Germans reluctant to use digital signatures

German Internet users have shown little interest in using digital signatures, according to a study published by the market...

German Internet users have shown little interest in using digital signatures, according to a study published by the market research group Fittkau & Maass.

The study follows an announcement by the German government of an initiative to promote electronic verification technology in the public sector.

Only 5.8% of the 94,000 Internet users surveyed say they use the technology, according to Fittkau & Maass. More than 80 Internet service providers (ISPs) with more than 200 Web sites participating in the survey.

"We see two primary reasons for the limited interest in digital signatures," said a spokesman for Fittkau & Maass. "People are generally not well informed about this technology, and they are concerned about the cost of using it."

Digital signatures or certificates, could allow people to use the Internet to sign up for bank accounts, pay taxes and more, all without paper.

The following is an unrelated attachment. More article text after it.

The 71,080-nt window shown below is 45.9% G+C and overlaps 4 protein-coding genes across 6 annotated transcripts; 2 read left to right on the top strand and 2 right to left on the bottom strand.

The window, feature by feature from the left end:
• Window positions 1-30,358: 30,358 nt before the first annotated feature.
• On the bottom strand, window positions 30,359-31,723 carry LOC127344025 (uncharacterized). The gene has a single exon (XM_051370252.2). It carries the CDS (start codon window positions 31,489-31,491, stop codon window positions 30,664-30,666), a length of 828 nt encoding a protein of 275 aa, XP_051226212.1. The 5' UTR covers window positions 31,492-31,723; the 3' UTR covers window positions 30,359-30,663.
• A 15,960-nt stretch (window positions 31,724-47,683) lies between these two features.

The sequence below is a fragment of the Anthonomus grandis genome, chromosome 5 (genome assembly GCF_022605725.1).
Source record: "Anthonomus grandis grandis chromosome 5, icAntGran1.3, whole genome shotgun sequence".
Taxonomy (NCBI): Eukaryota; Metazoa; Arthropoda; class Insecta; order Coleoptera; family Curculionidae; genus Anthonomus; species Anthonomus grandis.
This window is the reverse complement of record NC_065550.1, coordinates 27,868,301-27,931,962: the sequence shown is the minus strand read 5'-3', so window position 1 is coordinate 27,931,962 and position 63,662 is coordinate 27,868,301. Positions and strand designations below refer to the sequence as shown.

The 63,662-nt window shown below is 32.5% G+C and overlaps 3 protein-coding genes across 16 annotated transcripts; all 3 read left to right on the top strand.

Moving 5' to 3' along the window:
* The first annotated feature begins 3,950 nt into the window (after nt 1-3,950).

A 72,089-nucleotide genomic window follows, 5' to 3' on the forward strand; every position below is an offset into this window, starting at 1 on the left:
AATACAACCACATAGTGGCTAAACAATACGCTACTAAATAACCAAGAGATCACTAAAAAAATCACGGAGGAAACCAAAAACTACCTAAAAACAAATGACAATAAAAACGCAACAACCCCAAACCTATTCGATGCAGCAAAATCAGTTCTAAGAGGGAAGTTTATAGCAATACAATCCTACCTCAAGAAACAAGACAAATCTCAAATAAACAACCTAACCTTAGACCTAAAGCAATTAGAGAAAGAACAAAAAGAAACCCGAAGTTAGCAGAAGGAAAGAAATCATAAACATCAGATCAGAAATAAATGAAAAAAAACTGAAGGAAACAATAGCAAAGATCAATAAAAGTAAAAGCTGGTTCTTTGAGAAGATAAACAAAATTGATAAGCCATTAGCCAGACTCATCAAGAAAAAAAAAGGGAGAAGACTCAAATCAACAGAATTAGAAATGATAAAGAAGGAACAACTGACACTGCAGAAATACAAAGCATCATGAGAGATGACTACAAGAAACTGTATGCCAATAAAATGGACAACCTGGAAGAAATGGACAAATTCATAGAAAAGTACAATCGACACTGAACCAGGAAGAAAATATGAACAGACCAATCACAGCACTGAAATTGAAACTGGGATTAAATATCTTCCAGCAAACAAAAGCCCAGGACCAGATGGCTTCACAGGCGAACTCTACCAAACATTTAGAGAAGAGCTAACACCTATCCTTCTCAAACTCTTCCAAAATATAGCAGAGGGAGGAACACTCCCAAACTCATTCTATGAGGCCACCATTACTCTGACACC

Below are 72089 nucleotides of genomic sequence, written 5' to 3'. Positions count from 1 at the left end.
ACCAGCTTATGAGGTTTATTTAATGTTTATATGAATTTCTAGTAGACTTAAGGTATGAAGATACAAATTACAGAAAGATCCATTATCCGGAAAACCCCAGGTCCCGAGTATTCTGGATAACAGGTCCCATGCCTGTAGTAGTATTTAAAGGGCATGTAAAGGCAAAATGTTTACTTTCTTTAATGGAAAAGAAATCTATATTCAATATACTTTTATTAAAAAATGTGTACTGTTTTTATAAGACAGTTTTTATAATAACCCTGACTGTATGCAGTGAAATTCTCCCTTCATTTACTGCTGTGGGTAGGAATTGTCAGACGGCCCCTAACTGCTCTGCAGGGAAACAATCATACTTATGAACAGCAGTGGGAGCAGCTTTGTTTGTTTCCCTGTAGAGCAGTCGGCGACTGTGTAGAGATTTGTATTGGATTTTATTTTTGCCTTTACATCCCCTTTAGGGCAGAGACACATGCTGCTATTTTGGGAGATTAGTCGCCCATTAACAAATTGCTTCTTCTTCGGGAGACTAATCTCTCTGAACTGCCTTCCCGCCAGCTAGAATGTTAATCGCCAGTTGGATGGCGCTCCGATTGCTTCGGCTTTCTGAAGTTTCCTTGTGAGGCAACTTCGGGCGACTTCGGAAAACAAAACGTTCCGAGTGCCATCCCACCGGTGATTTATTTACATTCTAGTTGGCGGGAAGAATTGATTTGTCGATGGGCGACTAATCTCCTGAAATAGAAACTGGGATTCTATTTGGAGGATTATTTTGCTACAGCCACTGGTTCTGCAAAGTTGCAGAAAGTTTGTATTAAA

The German Ministry of the Interior announced an initiative to promote the technology. Under the "Alliance for Digital Signatures" initiative, the German federal government will support digital signatures for the most of its 350 online services.

Brigitte Zypries, secretary of state at the Ministry of the Interior, said the market for digital signature services "needs a powerful push" which, she believes, can be achieved through a close co-operation between the public and private sectors. The government, she said, is considering ways to support, in particular, suppliers of digital signature chip cards.

Zypries also called for intensified efforts to co-ordinate digital signature standards at the national and international levels.

In January, the federal government approved the widescale use of digital signatures in public administration.

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